Cornea

Skip Navigation LinksHome > January 2012 - Volume 31 - Issue 1 > Chameleon-like Appearance of Immunotactoid Keratopathy
Cornea:
doi: 10.1097/ICO.0b013e31821ddd0c
Clinical Science

Chameleon-like Appearance of Immunotactoid Keratopathy

Lisch, Walter MD*; Saikia, Parykshit MD*; Pitz, Susanne MD†; Pleyer, Uwe MD‡; Lisch, Christina MD*; Jaeger, Melanie MD§; Rohrbach, Jens M MD¶

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Abstract

Purpose: To demonstrate 5 different patterns of immunotactoid keratopathy (ITK) in monoclonal gammopathy of undetermined significance (MGUS) that can mimic hereditary and degenerative disorders. First follow-up of 1 female patient was performed.

Methods: Colored slit-lamp photodocumentation of 6 MGUS light kappa patients with different types of ITK, one patient with a follow-up of 7 years. Systemic and serological examinations of all 6 patients were performed.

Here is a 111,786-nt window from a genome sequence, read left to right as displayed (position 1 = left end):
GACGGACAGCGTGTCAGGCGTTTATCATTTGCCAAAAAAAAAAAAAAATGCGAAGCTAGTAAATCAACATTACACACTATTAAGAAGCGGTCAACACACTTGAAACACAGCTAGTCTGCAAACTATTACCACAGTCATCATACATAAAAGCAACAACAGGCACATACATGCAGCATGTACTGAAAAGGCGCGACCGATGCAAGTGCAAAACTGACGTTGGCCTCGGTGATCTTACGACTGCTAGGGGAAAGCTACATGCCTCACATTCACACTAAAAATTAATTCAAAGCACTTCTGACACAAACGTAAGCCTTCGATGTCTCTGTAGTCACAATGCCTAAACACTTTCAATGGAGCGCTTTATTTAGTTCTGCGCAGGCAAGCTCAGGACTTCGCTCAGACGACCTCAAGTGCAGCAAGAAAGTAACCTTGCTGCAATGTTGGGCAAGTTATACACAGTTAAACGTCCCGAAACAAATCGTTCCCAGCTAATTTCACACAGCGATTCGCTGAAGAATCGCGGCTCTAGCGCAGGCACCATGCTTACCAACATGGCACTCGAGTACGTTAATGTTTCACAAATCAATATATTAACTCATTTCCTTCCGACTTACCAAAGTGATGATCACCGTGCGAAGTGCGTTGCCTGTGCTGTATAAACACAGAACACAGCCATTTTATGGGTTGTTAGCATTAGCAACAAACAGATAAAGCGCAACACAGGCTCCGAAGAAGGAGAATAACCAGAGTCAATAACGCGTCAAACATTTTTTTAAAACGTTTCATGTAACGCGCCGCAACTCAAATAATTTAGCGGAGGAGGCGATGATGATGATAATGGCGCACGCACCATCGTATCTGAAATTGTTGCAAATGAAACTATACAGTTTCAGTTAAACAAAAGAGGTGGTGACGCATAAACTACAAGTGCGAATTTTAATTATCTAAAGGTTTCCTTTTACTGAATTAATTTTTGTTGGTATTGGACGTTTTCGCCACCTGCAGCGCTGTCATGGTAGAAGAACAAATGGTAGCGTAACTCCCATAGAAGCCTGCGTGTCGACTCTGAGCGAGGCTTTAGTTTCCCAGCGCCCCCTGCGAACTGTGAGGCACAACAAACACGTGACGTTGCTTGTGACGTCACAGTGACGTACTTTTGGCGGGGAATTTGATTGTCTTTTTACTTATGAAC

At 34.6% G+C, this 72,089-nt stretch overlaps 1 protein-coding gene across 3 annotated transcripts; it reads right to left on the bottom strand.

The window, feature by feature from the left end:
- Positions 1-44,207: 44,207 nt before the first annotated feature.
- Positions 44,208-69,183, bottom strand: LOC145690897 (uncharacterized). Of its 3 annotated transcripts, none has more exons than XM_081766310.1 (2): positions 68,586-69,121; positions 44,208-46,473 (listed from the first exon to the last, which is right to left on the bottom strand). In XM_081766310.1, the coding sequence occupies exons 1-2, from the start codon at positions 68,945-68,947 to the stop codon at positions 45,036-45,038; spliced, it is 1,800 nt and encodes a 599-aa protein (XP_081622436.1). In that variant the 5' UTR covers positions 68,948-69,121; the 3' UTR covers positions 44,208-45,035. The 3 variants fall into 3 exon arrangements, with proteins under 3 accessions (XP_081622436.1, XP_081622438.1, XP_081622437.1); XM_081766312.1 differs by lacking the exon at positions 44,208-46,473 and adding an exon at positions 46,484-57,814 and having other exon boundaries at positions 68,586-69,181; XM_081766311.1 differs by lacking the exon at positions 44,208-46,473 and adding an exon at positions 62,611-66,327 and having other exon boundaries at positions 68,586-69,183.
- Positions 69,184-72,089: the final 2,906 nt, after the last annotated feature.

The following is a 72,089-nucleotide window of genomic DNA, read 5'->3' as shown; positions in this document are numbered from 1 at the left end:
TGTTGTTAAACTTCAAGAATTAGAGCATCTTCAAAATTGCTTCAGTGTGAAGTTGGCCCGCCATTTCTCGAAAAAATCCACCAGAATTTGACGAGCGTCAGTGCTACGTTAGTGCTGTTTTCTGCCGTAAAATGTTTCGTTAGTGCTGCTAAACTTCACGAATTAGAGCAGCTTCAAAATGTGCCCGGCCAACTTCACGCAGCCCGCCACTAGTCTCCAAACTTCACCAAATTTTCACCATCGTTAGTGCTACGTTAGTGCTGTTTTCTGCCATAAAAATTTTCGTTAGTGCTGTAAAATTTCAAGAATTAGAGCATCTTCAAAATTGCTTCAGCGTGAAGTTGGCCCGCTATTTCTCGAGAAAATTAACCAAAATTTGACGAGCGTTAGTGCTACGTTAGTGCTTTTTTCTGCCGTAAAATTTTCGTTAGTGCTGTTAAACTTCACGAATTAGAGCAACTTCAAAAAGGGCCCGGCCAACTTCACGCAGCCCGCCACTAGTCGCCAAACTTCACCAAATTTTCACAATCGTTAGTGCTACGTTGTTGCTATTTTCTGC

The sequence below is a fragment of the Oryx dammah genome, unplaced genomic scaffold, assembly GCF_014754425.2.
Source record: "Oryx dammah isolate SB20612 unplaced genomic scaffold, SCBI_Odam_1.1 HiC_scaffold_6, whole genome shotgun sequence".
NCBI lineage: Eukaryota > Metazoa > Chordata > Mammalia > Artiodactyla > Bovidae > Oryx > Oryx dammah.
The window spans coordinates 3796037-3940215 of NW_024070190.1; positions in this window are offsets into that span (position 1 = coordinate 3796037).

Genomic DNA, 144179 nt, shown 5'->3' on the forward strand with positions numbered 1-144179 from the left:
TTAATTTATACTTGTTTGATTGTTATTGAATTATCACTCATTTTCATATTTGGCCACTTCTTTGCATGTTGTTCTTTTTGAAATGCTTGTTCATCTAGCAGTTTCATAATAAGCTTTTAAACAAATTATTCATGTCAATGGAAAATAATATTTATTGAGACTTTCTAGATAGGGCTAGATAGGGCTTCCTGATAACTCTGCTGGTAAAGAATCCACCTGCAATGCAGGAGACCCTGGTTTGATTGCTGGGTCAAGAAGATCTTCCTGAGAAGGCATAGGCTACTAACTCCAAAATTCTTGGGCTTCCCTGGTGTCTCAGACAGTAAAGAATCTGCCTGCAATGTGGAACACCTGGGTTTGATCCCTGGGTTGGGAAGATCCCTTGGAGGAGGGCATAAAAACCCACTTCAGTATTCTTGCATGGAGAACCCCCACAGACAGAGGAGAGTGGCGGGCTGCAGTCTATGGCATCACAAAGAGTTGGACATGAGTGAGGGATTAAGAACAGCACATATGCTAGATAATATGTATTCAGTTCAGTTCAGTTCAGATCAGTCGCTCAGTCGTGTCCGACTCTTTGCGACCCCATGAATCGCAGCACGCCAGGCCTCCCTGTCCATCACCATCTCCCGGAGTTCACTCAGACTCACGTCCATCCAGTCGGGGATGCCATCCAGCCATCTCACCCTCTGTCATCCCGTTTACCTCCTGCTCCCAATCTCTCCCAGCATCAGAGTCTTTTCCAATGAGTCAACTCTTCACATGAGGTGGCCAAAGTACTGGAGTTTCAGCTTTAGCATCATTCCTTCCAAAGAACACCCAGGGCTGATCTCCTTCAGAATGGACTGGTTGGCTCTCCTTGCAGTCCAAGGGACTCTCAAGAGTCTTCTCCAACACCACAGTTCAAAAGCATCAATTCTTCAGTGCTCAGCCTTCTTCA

Results: The systemic and serological examinations disclosed an MGUS light kappa in all 6 patients. The 7-year follow-up of case 2 showed a reduction of lattice-like opacity to moderate diffuse corneal opacity. Corneal opacity patterns of the 6 patients were as follows: pattern 1, crystalline-like; pattern 2, lattice-like; pattern 3, peripheral granular-like; pattern 4, peripheral band-like; and patterns 5 and 6, peripheral patch-like.

Conclusions: ITK of MGUS can mimic cystinosis, Schnyder corneal dystrophy (CD), pre-Descemet CD, lattice CD, granular CD, arcus lipoides, lecithin-cholesterol acyltransferase deficiency, gelatinous drop-like CD, and Salzmann nodular degeneration. ITK can be the first symptom of MGUS. An annual internal check of MGUS is recommended because of occurrence of a systemic monoclonal gammopathy in 20% of cases.

© 2012 Lippincott Williams & Wilkins, Inc.

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